The action on the domestic drilling scene says it all.
Shale plays are hot.
Yet only a few years ago it was unthinkable that so many of these deposits of highly compacted mud were destined to become the in target for the drillbit.
The current elevated status of shale beds was clearly evident when AAPG member David Reimers, senior data adviser at IHS Energy in Houston, presented his paper on U.S. Shale Trends and Expansion at the 2008 AAPG Annual Convention and Exhibition in San Antonio.
It was SRO inside the meeting room while a crowd of attendees reportedly filled the adjacent hallway, straining to hear the presentation from outside.
In 2007, there were 4,185 shale completions in the United States, and that number just keeps rising, according to Reimers. In fact, shale completions are up more than 10 percent since 2006 and a whopping 75-plus percent since 2000.
And there’s no sign of a slowdown.
It’s all about high commodity prices and new technology that make it more economic to go after these complex reservoirs, which frequently are unusually challenging to complete and produce. Horizontal completions are the norm.
Reimers took his audience on a kind of shale tour across the United States, beginning in the Northeast, where the relatively new Marcellus Shale is the hot play du jour.
The region lays claim to a number of familiar shale drilling targets, including the Trenton-Black River, Chattanooga, New Albany, Antrim and more.
Shale well completions in the Northeast numbered an estimated 1,255 in 2007 compared to 1,247 in 2006. Production levels for the two years registered essentially equal with 2007 numbers leading the way marginally at close to 500 bcf, Reimers noted.
The shale beds that showed the greatest increase in completions were the Huron (85 completions in 2006 and 90 in 2007) and the Marcellus, where 25 completions were accomplished in 2006 followed by 28 in 2007.
In the central United States, the Devonian-Mississippian Woodford/Caney shale is the scene of the action in Oklahoma, where the Woodford tallied 266 completions in 2007 compared to 129 in 2006 (see story). Five completions are on the record for the Caney in 2007.
In the western part of the country from New Mexico and northward through Colorado and Utah and on up into Wyoming, Montana and North Dakota, there’s shale action aplenty.
The array of drilling targets consists of the Cretaceous-age Mancos, Lewis and Baxter shales and the Upper Devonian-Lower Mississippian Bakken formation.
Currently the spotlight is on the Bakken, owing in large part to recently released numbers from the U.S. Geological Survey. The agency estimated mean undiscovered volumes of 3.65 billion barrels of oil, 1.85 tcf of associated/dissolved natural gas and 148 mbo of natural gas liquids in the Bakken in the Williston Basin in Montana and North Dakota.
The Bakken, which achieved fame in the late 1990s with development of the giant Elm Coulee Field in Montana, was the source of slightly more than 400 completions in 2007, according to Reimers. The numbers greatly overshadow the estimated 50 completions on record five years earlier in 2003.
Completions in the Mancos in 2007 tallied about 25, and the number of Baxter completions were estimated to be slightly less than 25. These were the highest number of annual completions for both of these shales over the previous five years.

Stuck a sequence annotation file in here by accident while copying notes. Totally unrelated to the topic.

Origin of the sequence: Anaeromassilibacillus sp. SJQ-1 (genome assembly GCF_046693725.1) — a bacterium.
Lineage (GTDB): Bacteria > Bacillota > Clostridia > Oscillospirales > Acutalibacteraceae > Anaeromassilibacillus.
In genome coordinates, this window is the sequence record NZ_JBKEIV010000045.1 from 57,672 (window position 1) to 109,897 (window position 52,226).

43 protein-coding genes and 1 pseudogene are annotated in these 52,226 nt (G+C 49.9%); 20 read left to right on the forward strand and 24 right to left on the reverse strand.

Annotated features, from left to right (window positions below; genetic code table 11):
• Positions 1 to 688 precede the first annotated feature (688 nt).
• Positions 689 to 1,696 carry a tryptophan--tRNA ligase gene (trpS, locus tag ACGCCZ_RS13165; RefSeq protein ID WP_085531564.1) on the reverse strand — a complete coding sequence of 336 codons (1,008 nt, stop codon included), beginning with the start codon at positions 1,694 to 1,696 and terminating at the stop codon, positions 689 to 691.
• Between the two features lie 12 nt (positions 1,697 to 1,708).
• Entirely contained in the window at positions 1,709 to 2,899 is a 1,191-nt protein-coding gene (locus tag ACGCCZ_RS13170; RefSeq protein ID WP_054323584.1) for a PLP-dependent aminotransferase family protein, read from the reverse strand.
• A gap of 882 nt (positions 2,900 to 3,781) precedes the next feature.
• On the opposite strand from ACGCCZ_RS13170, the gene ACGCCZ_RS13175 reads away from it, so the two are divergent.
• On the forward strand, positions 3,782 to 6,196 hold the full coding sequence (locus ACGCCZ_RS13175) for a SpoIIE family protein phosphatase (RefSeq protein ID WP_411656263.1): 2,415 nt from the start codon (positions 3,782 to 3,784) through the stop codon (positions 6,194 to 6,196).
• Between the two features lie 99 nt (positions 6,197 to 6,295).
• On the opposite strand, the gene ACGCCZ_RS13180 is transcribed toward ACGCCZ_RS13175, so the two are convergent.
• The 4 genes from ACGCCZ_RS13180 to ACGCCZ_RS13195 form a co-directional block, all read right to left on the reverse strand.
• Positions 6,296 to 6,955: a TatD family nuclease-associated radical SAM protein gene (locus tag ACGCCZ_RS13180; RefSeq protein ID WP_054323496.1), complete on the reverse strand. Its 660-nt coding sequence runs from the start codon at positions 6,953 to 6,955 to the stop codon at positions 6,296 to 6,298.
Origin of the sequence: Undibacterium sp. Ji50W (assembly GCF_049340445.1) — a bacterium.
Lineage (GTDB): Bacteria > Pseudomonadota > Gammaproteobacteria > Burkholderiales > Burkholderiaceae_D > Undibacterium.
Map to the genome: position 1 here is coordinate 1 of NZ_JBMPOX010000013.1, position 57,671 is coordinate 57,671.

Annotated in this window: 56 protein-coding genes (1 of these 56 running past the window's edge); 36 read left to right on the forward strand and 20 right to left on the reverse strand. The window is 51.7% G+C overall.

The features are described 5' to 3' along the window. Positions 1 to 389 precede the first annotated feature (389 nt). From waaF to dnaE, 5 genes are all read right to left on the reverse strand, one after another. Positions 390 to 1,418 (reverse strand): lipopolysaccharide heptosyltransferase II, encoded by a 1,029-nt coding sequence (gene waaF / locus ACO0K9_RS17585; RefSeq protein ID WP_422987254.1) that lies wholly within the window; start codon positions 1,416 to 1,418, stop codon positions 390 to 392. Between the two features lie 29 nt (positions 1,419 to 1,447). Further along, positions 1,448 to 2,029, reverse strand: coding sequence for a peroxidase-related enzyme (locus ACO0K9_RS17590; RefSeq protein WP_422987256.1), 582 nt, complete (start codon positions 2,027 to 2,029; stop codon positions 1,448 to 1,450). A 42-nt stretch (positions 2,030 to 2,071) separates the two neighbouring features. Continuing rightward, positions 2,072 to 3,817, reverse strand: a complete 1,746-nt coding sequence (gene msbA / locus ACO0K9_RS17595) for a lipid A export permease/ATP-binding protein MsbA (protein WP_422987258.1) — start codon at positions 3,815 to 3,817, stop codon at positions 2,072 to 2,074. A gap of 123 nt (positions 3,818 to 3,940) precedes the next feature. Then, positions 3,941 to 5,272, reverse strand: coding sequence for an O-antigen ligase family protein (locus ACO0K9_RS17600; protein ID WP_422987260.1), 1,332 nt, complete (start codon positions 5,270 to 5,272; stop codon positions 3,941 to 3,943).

In contrast, the estimated number of Lewis completions for 2007 stood at 40, down considerably since 2003 when they registered an estimated 120.
Reimers noted that the number of permits issued in 2007-08 appear to represent a renewed interest in these western shales, with most of the activity in the Bakken.
In the Arkoma Basin in Arkansas, the Mississippian-age Fayetteville continues to show a sharp increase in drilling, Reimers said. In fact, there were 308 completions in 2007 versus 111 in 2006. In tandem, gas production escalated from 14.9 bcf in 2006 to 63.7 bcf in 2007 – and continues rising.
REAL Active Areas
Despite all the action in the different shale plays, perhaps no single one makes numerous operators’ hearts beat faster than the huge Barnett Shale play in Texas, which just keeps on going strong.
“There were more than 1,750 (mostly horizontal) completions in the Barnett last year,” Reimers said, “and back in 2000, there were 161.
“The new part is going to the southwest of the core Barnett area (generally in the Fort Worth region),” he noted. “There are 25 completions in the Permian Basin, and 20 of these are vertical.”
More than 3,700 bcf of gas already have been produced from the Barnett, and the play’s overall estimated value/impact on the state of Texas is anticipated to be $100 billion.
Devon and Chesapeake head up the list of the top Barnett operators, according to Reimers. XTO, EOG and Burlington complete the top five list.
Reimers noted there are a number of emerging shale plays/opportunities beyond the more familiar names, including:
- Pearsall Shale (Maverick County, Texas).
- Niobrara (Kansas and Nebraska).
- Floyd (Northern Mississippi and Alabama).
- Bossier (Texas and Louisiana).
Then there’s the hot, new Haynesville Shale play in north Louisiana.
Lying just beneath the Bossier Shale, the Upper Jurassic Haynesville appeared prominently on the industry’s radar screen after a late-March announcement of a discovery by Chesapeake, which followed an earlier press release on a Haynesville discovery made by Cubic Energy.
It’s a long way from discovery to nailing down the actual size and true potential of any play, but scuttlebutt in the oil patch and other places has it that the Haynesville likely is going to be a Big One.